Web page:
Hello and welcome to Episode 5 of Little Pav’s Little Chats, a subsidiary of Little Pav where I chat with fellow graduates and twenty-somethings all about their experiences during and beyond their studies to highlight the many avenues students and young people can pursue and, equally, that it’s okay not to have your life figured out in your twenties. This episode sees me excitedly chatting with 24-year-old eDiscovery Analyst Manager (how cool does that sound?) from Bristol living in Kent, Georgia Weekes! Along with several other of my previous guests and me, Georgia graduated with a BA (Hons) in English Language and Linguistics from the University of Roehampton in 2018. She initially chose to study both English Language and Linguistics and English Literature at Roehampton but, after a few weeks, changed her mind and stuck with linguistics (I did the exact same thing when I applied for university!). Besides, as if English Language and Linguistics isn’t enough of a mouthful, Georgia rightly points out that English Language and Linguistics and Literature would’ve been too gross a mouthful! So, what does Georgia have to say about life as a student, graduate and twenty-something?
Hey, Georgia! Thank you so much for chatting with me. We also became great friends through our degree in English Language and Linguistics. As I’ve asked the others, what made you choose this course of study?
Hey Soph, thanks for having me – I’m really excited to play a part in your amazing blog!
It was on a whim, really! During my A levels, I did best in English Language, so I decided to run with it. I had no idea what career Linguistics could lead to, or even what it would entail when studied at degree level – I just wanted to do something I thought I was good at. Who could have known it would become such a great love of mine?!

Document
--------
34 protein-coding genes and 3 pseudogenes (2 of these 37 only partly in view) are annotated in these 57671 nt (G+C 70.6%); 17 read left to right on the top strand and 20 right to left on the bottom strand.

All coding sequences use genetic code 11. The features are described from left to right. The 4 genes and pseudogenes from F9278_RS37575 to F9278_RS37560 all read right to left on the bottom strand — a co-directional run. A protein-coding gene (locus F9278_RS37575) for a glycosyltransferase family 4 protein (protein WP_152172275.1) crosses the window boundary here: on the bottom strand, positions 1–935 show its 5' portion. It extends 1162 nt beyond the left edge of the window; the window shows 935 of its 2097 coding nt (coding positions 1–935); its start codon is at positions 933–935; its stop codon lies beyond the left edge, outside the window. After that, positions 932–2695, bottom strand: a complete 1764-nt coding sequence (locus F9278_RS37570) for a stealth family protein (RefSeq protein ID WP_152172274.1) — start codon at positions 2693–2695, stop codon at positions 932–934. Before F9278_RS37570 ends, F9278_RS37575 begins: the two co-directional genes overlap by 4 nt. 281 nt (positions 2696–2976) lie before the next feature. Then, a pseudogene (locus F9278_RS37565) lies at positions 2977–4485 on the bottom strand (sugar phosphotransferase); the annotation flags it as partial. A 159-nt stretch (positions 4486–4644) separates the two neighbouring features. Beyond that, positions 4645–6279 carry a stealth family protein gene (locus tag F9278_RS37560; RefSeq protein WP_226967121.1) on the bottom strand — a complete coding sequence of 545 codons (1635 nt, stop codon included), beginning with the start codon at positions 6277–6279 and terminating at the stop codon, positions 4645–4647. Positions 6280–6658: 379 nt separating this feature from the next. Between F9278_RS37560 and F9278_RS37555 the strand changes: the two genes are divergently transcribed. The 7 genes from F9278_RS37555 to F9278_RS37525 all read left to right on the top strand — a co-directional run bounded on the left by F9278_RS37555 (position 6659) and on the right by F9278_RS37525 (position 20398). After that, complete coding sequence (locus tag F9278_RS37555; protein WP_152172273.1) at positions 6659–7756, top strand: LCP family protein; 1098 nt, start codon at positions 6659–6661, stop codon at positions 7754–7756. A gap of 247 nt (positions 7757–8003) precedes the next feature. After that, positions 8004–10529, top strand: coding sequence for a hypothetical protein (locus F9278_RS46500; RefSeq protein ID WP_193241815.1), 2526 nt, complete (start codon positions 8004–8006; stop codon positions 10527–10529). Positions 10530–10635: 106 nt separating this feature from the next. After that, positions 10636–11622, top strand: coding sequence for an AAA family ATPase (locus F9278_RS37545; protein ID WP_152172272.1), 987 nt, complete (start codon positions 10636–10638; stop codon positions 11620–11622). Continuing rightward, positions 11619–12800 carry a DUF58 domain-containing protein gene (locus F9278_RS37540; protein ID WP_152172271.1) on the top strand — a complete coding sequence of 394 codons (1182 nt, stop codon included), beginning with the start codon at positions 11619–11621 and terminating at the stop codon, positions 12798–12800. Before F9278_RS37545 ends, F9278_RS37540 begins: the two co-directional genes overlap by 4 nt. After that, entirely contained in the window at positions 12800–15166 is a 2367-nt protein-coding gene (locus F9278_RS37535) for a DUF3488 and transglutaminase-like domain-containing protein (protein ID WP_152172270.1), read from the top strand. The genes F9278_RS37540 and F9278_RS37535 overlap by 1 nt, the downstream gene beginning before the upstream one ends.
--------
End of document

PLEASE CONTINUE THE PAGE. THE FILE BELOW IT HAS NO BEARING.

That’s great! In our final year, you also founded the Roehampton Linguistics Society! What were your reasons for this and how did it enhance your university experience?
I threw myself into the studying side of university in my first two years. I was a real bookworm. Although that’s all well and good, I didn’t want to look back in years to come and realise I had missed out on the social side of university. For this reason, at the beginning of my third year, I made a conscious decision to get involved with as many societies as possible. Before long, I was talking to Mia – who would become Vice President of the society – about whether she thought Roehampton would benefit from a Linguistics Society. She is the one who pushed me to start setting up the society and I’m so grateful for that. So, to answer your question, I suppose I set up the society purely for selfish reasons, to help me have the social university lifestyle I really wanted. But, in doing so, we brought together like-minded linguists, helped people to study, and created the most amazingly talented and supportive friendship group. To this day, it is my greatest achievement.
It really is a great achievement!
Then, during your degree, you became particularly interested in studying Law. I know you said you weren’t sure what career your degree could lead to, but did you consider any other career paths during?
I toyed with the idea of several different careers: journalism, speech and language therapy, accent and dialect coaching, teaching, and even doing a PhD. I’m a very indecisive person, but I’ve learnt to be okay with that. I think your twenties is exactly the time to be indecisive, explore an array of avenues, and work out what it right for you. It’s okay to not know what you want for your future.
I totally agree! What then influenced you to consider law? Are you still considering it?